Photo © The Israel Museum, Jerusalem, by Vladimir Naikhin
Corinthian alabastron (oil or perfume container) decorated with a griffin
Greece
Archaic period, Early Corinthian style, 600 BCE
Pottery
H: 17.5; W: 9 cm
Gift of Jan Mitchell, New York, to American Friends of the Israel Museum
Accession number: 75.17.92
 
 
The chief motifs of decoration on Corinthian vessels are animals and monsters, with rosettes, dots and other ornaments scattered all over the background, perhaps in imitation of eastern textiles. The alabastron is a small oil or perfume container based on an alabaster prototype. It has a broad, flat mouth, a narrow neck and a long, footless body, and was used for both cosmetic and cultic purposes. The alabastron before us is decorated with a griffin, a legendary hybrid animal.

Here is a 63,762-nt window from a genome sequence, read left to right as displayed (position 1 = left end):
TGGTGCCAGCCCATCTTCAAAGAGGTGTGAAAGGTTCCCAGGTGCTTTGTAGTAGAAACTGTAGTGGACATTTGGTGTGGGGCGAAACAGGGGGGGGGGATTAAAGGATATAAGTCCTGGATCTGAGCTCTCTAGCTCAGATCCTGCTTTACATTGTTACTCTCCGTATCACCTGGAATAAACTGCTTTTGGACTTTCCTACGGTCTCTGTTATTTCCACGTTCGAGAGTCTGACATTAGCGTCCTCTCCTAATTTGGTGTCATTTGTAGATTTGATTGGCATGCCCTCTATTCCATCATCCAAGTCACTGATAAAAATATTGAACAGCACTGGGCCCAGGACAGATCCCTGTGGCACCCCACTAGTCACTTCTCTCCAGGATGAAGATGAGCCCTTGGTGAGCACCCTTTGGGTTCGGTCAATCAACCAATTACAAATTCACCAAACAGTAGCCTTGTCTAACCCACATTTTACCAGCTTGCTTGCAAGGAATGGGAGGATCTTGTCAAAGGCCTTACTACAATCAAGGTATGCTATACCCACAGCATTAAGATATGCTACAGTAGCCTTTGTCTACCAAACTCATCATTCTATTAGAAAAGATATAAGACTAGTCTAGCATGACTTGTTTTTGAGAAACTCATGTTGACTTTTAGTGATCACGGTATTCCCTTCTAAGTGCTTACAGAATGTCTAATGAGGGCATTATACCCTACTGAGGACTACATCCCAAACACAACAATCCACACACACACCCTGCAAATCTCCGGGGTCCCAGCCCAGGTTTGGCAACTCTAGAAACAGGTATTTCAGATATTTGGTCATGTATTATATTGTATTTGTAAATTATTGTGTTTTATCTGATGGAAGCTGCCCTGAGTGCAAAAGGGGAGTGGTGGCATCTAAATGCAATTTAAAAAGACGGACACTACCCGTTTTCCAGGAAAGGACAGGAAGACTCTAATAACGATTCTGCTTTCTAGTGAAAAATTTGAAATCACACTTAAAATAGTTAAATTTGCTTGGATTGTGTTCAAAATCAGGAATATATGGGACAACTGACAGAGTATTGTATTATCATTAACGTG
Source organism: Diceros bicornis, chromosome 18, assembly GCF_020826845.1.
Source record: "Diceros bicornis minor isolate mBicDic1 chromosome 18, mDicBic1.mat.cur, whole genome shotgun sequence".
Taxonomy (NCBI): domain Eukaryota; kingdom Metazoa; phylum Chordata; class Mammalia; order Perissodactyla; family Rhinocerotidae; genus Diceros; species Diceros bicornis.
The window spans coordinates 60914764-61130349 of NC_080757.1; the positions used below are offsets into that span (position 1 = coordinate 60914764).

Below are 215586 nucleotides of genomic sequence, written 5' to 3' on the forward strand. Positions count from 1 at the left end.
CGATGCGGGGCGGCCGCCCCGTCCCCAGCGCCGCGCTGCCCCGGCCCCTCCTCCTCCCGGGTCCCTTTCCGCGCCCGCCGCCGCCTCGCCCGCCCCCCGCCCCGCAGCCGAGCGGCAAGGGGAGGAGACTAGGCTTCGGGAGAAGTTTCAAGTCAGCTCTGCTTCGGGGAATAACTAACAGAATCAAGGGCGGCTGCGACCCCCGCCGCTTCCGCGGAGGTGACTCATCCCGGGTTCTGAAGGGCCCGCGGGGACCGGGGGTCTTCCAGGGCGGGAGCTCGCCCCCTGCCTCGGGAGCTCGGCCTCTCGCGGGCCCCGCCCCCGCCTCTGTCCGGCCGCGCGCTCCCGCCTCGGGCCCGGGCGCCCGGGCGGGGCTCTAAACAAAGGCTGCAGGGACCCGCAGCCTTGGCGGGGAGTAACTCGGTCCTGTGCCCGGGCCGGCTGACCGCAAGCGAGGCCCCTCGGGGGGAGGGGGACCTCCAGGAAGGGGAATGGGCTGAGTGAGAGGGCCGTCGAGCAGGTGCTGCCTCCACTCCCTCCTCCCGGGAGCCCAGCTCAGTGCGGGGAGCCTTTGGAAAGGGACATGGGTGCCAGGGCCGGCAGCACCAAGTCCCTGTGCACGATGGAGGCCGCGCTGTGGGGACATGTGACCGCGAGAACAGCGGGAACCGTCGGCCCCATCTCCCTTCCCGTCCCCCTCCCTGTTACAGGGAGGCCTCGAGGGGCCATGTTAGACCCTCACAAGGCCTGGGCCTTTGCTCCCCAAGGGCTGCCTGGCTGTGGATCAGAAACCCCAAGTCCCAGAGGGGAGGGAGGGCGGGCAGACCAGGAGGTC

From publications worldwide:
Payne, H., Necrocorinthia: A Study of Corinthian Art in the Archaic Period, Clarendon Press, 1931

Publications:
IMJ News, 11, Israel Museum, Jerusalem, 1976

Digital presentation of this object was made possible by: The Ridgefield Foundation, New York, in memory of Henry J. and Erna D. Leir